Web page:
We all love a good heatwave, especially in the UK where hot days are few and far between.
This can also mean that we are not quite well-equipped to deal with warmer weather because we don’t experience if often enough to have a plan ready at work.
As an employer, it’s important that you are vigilant during a heat wave or warmer weather to ensure that staff aren’t suffering from heat stress. You’ll also need to look out for signs of heatstroke and other health symptoms related to extreme temperatures.
There is no law regarding the maximum temperature of the workplace, but you should be responsible in making sure that the workplace is bearable.
If a considerable number of staff are complaining about the heat, then you must conduct a risk assessment and use the results as an indicator of what to do next.
You may choose to give employees the option of working from home during those over 25 degrees’ days – only if you have no way of controlling the heat at work and you deem it safer and more productive to do so.
But there are ways to combat workplace heat without losing any staff or productivity.
Consider investing in portable desk fans for each employee, or a slightly larger one for each area of the office, this works just as well as, if not better than, air conditioning as employees have individual control as to when and if they require some cooling down.
If it’s possible to do so, why not take your work outside on those warmer days. This may only be feasible for small teams with portable equipment, or those that work in construction and are already outside for most of their working day, but any way in which you can encourage your employees to get outside, where it may be slightly cooler, is advised.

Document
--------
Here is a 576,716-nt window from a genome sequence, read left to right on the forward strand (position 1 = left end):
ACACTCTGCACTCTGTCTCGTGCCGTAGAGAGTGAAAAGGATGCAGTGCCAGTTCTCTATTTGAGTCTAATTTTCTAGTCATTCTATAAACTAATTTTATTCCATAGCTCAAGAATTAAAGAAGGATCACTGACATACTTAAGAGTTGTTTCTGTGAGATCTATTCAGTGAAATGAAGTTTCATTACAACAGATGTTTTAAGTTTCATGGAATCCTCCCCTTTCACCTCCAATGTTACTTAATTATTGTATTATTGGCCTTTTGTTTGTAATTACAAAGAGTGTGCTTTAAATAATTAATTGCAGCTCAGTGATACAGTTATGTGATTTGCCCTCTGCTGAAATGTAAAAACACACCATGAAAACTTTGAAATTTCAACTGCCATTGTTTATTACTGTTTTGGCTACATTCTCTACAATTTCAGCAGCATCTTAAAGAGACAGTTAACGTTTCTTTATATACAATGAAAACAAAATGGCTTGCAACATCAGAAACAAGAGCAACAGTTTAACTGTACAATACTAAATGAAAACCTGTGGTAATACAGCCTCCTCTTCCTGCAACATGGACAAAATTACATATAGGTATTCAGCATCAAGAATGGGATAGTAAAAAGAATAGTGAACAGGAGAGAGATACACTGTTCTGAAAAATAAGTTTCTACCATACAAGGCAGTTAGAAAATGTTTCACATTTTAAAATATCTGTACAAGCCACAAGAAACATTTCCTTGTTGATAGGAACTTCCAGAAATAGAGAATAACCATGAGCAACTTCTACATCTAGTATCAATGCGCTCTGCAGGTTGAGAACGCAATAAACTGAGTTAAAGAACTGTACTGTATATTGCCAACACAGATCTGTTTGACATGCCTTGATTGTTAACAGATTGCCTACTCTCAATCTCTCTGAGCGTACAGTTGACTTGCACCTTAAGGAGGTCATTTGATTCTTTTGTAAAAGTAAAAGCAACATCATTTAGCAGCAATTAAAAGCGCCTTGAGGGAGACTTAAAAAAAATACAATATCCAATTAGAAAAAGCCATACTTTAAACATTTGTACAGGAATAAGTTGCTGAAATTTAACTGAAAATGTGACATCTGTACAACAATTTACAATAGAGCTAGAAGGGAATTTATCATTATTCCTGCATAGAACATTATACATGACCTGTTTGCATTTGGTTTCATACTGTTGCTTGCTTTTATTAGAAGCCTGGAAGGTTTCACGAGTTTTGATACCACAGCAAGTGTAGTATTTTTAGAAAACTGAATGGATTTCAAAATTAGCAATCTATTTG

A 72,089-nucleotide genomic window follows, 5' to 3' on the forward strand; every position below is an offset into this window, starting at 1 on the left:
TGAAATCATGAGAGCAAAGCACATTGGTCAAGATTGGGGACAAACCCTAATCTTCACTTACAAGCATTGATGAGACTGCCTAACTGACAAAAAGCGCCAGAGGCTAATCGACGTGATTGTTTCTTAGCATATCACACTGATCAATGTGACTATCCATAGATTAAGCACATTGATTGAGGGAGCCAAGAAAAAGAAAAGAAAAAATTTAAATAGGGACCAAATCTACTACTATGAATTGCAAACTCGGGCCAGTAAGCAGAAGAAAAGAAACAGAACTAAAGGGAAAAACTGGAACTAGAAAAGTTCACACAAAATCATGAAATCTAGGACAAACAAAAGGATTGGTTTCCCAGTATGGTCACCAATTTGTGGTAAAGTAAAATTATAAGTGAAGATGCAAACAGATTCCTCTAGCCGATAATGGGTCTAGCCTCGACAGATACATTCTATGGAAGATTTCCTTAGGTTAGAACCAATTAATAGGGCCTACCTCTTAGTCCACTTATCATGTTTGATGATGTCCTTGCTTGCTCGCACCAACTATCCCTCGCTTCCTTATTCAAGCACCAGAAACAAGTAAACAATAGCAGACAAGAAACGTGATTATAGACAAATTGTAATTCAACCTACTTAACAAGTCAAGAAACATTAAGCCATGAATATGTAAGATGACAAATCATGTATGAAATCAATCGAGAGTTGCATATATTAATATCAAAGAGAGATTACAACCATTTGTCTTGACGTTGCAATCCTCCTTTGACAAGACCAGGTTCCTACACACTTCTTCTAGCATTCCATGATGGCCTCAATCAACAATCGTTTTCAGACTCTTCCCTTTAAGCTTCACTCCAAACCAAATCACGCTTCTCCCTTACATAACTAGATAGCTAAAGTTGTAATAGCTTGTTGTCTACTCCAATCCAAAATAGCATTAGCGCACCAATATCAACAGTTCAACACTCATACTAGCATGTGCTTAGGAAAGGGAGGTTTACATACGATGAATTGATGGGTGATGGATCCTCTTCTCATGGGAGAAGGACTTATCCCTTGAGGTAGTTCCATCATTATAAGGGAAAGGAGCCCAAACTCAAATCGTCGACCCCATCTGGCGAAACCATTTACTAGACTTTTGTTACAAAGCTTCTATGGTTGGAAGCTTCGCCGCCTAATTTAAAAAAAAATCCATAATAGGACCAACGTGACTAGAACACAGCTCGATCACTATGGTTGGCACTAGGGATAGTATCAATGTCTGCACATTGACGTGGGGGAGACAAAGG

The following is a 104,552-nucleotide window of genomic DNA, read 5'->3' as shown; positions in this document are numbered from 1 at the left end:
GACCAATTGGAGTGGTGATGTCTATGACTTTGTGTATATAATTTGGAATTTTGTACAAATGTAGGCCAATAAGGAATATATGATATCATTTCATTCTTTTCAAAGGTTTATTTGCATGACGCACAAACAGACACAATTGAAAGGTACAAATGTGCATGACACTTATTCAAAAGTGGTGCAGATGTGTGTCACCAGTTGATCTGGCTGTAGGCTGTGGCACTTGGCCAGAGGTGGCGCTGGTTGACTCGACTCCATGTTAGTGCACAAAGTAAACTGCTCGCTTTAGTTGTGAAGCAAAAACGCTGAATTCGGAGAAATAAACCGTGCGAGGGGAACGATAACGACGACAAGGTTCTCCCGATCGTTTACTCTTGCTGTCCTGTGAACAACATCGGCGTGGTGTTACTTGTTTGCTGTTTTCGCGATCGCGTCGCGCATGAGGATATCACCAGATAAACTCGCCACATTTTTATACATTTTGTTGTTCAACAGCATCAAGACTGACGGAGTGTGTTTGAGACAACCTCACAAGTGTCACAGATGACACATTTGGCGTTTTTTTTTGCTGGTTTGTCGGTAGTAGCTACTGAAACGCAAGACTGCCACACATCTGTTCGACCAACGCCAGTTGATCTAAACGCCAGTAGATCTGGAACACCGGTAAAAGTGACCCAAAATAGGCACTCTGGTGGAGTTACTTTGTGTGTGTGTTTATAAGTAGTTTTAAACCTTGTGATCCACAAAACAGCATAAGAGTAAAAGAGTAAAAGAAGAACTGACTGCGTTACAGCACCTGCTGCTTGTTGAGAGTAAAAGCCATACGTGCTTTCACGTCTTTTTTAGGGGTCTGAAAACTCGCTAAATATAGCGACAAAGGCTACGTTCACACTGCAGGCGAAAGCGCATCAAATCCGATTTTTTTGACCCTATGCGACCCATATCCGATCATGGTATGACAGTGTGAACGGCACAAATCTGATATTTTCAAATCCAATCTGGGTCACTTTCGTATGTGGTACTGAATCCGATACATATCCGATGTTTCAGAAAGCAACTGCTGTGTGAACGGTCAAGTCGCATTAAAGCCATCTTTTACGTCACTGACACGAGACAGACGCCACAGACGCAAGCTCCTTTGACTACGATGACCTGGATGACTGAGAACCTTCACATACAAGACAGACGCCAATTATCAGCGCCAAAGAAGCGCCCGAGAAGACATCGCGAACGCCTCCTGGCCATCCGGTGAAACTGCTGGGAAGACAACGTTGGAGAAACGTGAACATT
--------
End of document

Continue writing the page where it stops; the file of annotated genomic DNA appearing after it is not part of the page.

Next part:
If you do choose to do this though, it’s very important that you make sure your employees are provided with the appropriate sunscreen and have water on hand.
Provide shade where possible too, particularly if you are working in an office that receives direct sunlight for much of the day.
Pull those blinds down and keep the sunlight out and you’ll feel a severe reduction in room temperature.
Communicate with your employees the decision to relax the dress code over the summer period so that there is more flexibility in what they can wear leaving them far more comfortable in the heat.
Keep in mind the safety of your staff, but if possible let them wear sandals, shorts, strappy tops and dresses if they are appropriate.
Comfortable clothing is very important during a heatwave.
Why not treat your staff to some ice-cream or cold drinks in the afternoon to cool them down and keep spirits up?
Hot weather can not only be uncomfortable and dangerous but it can also be demotivating and a major distraction from work. A little bribe to get back on track never hurt.
If you need any more advice on health and safety in the workplace, then our consultants are here for you!
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